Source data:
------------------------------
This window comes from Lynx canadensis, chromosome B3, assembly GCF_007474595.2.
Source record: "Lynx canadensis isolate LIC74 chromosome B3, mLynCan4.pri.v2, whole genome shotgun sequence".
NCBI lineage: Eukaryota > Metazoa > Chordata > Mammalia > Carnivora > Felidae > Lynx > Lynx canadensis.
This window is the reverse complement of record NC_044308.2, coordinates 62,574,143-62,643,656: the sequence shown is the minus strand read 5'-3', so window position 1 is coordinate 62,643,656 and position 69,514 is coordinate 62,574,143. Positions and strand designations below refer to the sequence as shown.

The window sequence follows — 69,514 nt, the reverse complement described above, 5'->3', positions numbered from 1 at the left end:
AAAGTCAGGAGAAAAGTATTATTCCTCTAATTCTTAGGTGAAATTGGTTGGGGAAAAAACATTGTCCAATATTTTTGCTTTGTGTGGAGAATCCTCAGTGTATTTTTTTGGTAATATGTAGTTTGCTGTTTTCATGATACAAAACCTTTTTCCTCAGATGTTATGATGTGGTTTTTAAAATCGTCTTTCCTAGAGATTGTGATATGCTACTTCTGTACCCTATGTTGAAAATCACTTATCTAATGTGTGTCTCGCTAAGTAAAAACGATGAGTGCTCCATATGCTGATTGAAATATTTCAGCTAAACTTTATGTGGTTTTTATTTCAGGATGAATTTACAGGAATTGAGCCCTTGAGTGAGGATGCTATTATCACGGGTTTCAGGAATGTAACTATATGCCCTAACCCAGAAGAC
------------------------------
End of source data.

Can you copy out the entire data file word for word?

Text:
This window comes from Lynx canadensis, chromosome B3, assembly GCF_007474595.2.
Source record: "Lynx canadensis isolate LIC74 chromosome B3, mLynCan4.pri.v2, whole genome shotgun sequence".
NCBI lineage: Eukaryota > Metazoa > Chordata > Mammalia > Carnivora > Felidae > Lynx > Lynx canadensis.
This window is the reverse complement of record NC_044308.2, coordinates 62,574,143-62,643,656: the sequence shown is the minus strand read 5'-3', so window position 1 is coordinate 62,643,656 and position 69,514 is coordinate 62,574,143. Positions and strand designations below refer to the sequence as shown.

The window sequence follows — 69,514 nt, the reverse complement described above, 5'->3', positions numbered from 1 at the left end:
AAAGTCAGGAGAAAAGTATTATTCCTCTAATTCTTAGGTGAAATTGGTTGGGGAAAAAACATTGTCCAATATTTTTGCTTTGTGTGGAGAATCCTCAGTGTATTTTTTTGGTAATATGTAGTTTGCTGTTTTCATGATACAAAACCTTTTTCCTCAGATGTTATGATGTGGTTTTTAAAATCGTCTTTCCTAGAGATTGTGATATGCTACTTCTGTACCCTATGTTGAAAATCACTTATCTAATGTGTGTCTCGCTAAGTAAAAACGATGAGTGCTCCATATGCTGATTGAAATATTTCAGCTAAACTTTATGTGGTTTTTATTTCAGGATGAATTTACAGGAATTGAGCCCTTGAGTGAGGATGCTATTATCACGGGTTTCAGGAATGTAACTATATGCCCTAACCCAGAAGAC